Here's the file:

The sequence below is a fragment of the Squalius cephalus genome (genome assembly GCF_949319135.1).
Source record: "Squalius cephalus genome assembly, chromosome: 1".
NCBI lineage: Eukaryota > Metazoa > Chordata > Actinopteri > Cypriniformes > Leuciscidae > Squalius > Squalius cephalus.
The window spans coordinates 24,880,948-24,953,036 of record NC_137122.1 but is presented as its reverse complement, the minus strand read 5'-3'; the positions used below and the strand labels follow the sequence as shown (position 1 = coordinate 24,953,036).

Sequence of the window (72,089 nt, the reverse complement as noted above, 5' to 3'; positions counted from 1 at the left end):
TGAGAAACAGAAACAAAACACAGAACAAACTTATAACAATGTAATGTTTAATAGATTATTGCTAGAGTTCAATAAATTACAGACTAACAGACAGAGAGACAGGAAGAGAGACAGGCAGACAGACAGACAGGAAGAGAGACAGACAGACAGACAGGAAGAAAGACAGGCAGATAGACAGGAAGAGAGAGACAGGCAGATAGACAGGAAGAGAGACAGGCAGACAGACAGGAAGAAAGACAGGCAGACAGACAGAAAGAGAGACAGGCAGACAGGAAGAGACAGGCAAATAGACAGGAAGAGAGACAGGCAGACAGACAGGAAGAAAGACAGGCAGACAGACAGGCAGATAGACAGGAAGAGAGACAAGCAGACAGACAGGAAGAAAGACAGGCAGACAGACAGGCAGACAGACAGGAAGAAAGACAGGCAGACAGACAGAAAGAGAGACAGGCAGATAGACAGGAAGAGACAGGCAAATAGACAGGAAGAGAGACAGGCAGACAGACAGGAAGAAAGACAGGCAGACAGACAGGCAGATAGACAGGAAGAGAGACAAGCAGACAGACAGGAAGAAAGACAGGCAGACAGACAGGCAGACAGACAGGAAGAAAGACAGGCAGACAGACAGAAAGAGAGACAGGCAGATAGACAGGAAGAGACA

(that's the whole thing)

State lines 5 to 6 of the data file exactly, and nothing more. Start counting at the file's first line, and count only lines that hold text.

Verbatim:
Sequence of the window (72,089 nt, the reverse complement as noted above, 5' to 3'; positions counted from 1 at the left end):
TGAGAAACAGAAACAAAACACAGAACAAACTTATAACAATGTAATGTTTAATAGATTATTGCTAGAGTTCAATAAATTACAGACTAACAGACAGAGAGACAGGAAGAGAGACAGGCAGACAGACAGACAGGAAGAGAGACAGACAGACAGACAGGAAGAAAGACAGGCAGATAGACAGGAAGAGAGAGACAGGCAGATAGACAGGAAGAGAGACAGGCAGACAGACAGGAAGAAAGACAGGCAGACAGACAGAAAGAGAGACAGGCAGACAGGAAGAGACAGGCAAATAGACAGGAAGAGAGACAGGCAGACAGACAGGAAGAAAGACAGGCAGACAGACAGGCAGATAGACAGGAAGAGAGACAAGCAGACAGACAGGAAGAAAGACAGGCAGACAGACAGGCAGACAGACAGGAAGAAAGACAGGCAGACAGACAGAAAGAGAGACAGGCAGATAGACAGGAAGAGACAGGCAAATAGACAGGAAGAGAGACAGGCAGACAGACAGGAAGAAAGACAGGCAGACAGACAGGCAGATAGACAGGAAGAGAGACAAGCAGACAGACAGGAAGAAAGACAGGCAGACAGACAGGCAGACAGACAGGAAGAAAGACAGGCAGACAGACAGAAAGAGAGACAGGCAGATAGACAGGAAGAGACA